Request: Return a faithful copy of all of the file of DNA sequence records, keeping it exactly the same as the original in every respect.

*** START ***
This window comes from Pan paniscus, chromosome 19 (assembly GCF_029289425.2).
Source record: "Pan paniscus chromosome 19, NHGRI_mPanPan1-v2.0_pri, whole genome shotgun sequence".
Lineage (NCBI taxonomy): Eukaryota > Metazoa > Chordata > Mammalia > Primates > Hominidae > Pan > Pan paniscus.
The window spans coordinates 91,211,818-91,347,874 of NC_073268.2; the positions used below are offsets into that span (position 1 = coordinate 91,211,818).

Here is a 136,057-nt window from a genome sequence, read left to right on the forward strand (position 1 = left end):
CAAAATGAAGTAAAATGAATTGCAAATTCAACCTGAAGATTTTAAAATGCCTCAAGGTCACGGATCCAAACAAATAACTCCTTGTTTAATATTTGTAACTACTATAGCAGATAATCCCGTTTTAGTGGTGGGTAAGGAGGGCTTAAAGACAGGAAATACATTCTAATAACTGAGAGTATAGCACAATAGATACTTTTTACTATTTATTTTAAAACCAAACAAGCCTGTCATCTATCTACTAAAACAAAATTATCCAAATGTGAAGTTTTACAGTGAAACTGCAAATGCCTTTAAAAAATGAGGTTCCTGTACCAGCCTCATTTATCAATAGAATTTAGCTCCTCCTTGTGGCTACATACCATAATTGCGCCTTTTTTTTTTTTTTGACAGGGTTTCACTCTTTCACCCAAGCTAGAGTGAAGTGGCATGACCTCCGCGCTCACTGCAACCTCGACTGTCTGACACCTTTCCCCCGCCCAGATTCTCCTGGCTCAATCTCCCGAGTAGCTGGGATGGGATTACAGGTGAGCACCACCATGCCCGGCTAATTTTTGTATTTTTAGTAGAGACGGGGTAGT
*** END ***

This window comes from Pan paniscus, chromosome 19 (assembly GCF_029289425.2).
Source record: "Pan paniscus chromosome 19, NHGRI_mPanPan1-v2.0_pri, whole genome shotgun sequence".
Lineage (NCBI taxonomy): Eukaryota > Metazoa > Chordata > Mammalia > Primates > Hominidae > Pan > Pan paniscus.
The window spans coordinates 91,211,818-91,347,874 of NC_073268.2; the positions used below are offsets into that span (position 1 = coordinate 91,211,818).

Here is a 136,057-nt window from a genome sequence, read left to right on the forward strand (position 1 = left end):
CAAAATGAAGTAAAATGAATTGCAAATTCAACCTGAAGATTTTAAAATGCCTCAAGGTCACGGATCCAAACAAATAACTCCTTGTTTAATATTTGTAACTACTATAGCAGATAATCCCGTTTTAGTGGTGGGTAAGGAGGGCTTAAAGACAGGAAATACATTCTAATAACTGAGAGTATAGCACAATAGATACTTTTTACTATTTATTTTAAAACCAAACAAGCCTGTCATCTATCTACTAAAACAAAATTATCCAAATGTGAAGTTTTACAGTGAAACTGCAAATGCCTTTAAAAAATGAGGTTCCTGTACCAGCCTCATTTATCAATAGAATTTAGCTCCTCCTTGTGGCTACATACCATAATTGCGCCTTTTTTTTTTTTTTGACAGGGTTTCACTCTTTCACCCAAGCTAGAGTGAAGTGGCATGACCTCCGCGCTCACTGCAACCTCGACTGTCTGACACCTTTCCCCCGCCCAGATTCTCCTGGCTCAATCTCCCGAGTAGCTGGGATGGGATTACAGGTGAGCACCACCATGCCCGGCTAATTTTTGTATTTTTAGTAGAGACGGGGTAGT